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Async Await
Handling Dependent Promises

The true beauty of async...await is when we have a series of asynchronous actions which depend on one another. For example, we may make a network request based on a query to a database. In that case, we would need to wait to make the network request until we had the results from the database. With native promise syntax, we use a chain of .then() functions making sure to return correctly each one:

function nativePromiseVersion() { returnsFirstPromise() .then((firstValue) => { console.log(firstValue); return returnsSecondPromise(firstValue); }) .then((secondValue) => { console.log(secondValue); }); }

Let’s break down what’s happening in the nativePromiseVersion() function:

  • Within our function we use two functions which return promises: returnsFirstPromise() and returnsSecondPromise().
  • We invoke returnsFirstPromise() and ensure that the first promise resolved by using .then().
  • In the callback of our first .then(), we log the resolved value of the first promise, firstValue, and then return returnsSecondPromise(firstValue).
  • We use another .then() to print the second promise’s resolved value to the console.

Here’s how we’d write an async function to accomplish the same thing:

async function asyncAwaitVersion() { let firstValue = await returnsFirstPromise(); console.log(firstValue); let secondValue = await returnsSecondPromise(firstValue); console.log(secondValue); }

Let’s break down what’s happening in our asyncAwaitVersion() function:

  • We mark our function as async.
  • Inside our function, we create a variable firstValue assigned await returnsFirstPromise(). This means firstValue is assigned the resolved value of the awaited promise.
  • Next, we log firstValue to the console.
  • Then, we create a variable secondValue assigned to await returnsSecondPromise(firstValue). Therefore, secondValue is assigned this promise’s resolved value.
  • Finally, we log secondValue to the console.

Though using the async...await syntax can save us some typing, the length reduction isn’t the main point. Given the two versions of the function, the async...await version more closely resembles synchronous code, which helps developers maintain and debug their code. The async...await syntax also makes it easy to store and refer to resolved values from promises further back in our chain which is a much more difficult task with native promise syntax. Let’s create some async functions with multiple await statements!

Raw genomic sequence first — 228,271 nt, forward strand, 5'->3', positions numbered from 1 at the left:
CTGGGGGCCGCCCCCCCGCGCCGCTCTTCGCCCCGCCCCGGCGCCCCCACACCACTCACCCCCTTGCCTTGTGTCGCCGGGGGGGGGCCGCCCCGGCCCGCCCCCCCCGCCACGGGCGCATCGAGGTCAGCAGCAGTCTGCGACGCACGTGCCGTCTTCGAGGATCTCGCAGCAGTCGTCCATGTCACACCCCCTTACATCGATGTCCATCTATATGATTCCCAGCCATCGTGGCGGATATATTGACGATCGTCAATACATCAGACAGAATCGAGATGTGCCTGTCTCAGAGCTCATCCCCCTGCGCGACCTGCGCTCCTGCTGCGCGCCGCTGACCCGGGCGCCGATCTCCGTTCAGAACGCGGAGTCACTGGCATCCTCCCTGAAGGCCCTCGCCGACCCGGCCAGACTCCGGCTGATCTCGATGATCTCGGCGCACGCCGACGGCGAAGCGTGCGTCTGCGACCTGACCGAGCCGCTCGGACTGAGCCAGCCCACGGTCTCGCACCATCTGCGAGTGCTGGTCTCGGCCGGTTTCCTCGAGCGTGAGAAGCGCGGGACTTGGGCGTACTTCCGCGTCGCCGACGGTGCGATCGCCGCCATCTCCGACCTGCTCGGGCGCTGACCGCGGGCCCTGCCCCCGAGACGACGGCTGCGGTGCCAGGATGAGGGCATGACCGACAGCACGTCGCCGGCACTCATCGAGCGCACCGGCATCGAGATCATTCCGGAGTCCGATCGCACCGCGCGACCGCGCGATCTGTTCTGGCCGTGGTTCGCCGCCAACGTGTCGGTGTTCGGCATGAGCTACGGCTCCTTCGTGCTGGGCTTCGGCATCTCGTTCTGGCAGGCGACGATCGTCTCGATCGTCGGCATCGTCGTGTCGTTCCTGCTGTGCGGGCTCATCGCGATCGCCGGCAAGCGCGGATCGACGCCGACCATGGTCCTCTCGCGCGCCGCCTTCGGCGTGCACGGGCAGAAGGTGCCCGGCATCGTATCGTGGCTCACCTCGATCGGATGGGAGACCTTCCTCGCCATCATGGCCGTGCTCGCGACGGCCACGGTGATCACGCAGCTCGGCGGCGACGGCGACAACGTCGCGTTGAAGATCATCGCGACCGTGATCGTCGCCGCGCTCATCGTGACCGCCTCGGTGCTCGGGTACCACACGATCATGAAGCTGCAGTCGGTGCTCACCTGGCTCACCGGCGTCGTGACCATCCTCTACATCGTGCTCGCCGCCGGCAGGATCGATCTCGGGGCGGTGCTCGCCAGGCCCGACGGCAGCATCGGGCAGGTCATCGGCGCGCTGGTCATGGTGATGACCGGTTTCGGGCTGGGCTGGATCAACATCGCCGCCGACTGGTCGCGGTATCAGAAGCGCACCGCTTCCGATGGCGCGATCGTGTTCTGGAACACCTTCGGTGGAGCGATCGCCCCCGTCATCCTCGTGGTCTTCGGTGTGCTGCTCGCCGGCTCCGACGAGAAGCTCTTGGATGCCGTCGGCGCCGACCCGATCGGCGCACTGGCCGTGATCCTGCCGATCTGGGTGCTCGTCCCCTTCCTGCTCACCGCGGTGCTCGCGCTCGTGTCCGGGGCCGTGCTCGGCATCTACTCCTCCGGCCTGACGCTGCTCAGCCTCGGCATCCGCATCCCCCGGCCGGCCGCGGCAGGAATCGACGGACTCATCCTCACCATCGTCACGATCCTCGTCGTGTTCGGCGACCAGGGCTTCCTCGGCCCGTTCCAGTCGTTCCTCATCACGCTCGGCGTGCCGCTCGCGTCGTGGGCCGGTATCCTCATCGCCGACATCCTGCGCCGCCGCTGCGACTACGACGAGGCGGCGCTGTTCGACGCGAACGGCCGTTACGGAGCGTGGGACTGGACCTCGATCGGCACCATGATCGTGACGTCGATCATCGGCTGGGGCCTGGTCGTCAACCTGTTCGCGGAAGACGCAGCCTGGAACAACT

Instructions

1.

Take a look at the provided code. We require in three functions: shopForBeans(), soakTheBeans(), and cookTheBeans(). These functions each return a promise.

  • shopForBeans() expects no arguments and returns a promise which will resolve to a string of a bean type.
  • soakTheBeans() expects a bean type string as an argument and returns a promise which resolves to a boolean indicating whether or not the beans are softened.
  • cookTheBeans() expects a boolean as an argument and, if that value is true, returns a promise which will resolve to a string announcing that dinner is ready.

If you’d like, look at the library.js file to see how these functions work. Press “Check Work” to move on to the next step.

2.

In the following checkpoints, you’ll create an async function that handles the three dependent promises we just walked through. It will simulate shopping for, soaking, and then cooking the beans. To get started, declare an async function, makeBeans(). You can leave the function body blank for now.

Check your work to move on to the next step.

3.

Inside your function, declare a variable, type, assigned to the resolved value of shopForBeans(). This must be accomplished in one statement.

4.

Next inside your function, declare a variable, isSoft, assigned to the resolved value of soakTheBeans(). Don’t forget: the soakTheBeans() function expects an argument. Make sure to pass the expected value into soakTheBeans().

5.

Next inside your function, declare a variable, dinner, assigned to the resolved of cookTheBeans(). Don’t forget: the cookTheBeans() function also expects an argument. Make sure to pass the expected value into cookTheBeans().

6.

Next inside your function, log your dinner variable to the console.

7.

Beneath your function declaration, invoke the makeBeans() function.

8.

Let’s see your async function in action! In the terminal, type node app.js and press enter to execute the code.

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